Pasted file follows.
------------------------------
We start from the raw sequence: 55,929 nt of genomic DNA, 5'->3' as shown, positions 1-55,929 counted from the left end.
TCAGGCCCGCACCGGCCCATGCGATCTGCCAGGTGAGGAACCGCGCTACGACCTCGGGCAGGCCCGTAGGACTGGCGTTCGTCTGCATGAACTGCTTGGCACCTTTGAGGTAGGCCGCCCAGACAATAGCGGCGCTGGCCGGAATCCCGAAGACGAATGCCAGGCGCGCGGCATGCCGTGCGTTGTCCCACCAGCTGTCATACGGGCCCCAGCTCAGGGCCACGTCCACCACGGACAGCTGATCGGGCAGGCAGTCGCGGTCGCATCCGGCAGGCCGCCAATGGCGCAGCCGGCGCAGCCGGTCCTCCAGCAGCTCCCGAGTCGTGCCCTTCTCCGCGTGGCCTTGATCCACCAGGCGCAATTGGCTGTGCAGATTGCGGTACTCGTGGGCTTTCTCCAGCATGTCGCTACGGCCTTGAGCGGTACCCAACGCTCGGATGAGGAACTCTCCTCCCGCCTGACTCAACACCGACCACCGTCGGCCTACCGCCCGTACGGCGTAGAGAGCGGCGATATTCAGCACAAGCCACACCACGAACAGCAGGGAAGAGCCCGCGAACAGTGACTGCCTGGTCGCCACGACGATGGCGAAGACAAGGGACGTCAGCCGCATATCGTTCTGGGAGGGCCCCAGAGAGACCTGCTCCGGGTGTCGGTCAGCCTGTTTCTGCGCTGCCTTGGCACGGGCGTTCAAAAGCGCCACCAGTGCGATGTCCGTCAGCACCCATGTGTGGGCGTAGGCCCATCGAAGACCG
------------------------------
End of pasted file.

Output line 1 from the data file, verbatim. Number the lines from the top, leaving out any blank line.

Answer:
We start from the raw sequence: 55,929 nt of genomic DNA, 5'->3' as shown, positions 1-55,929 counted from the left end.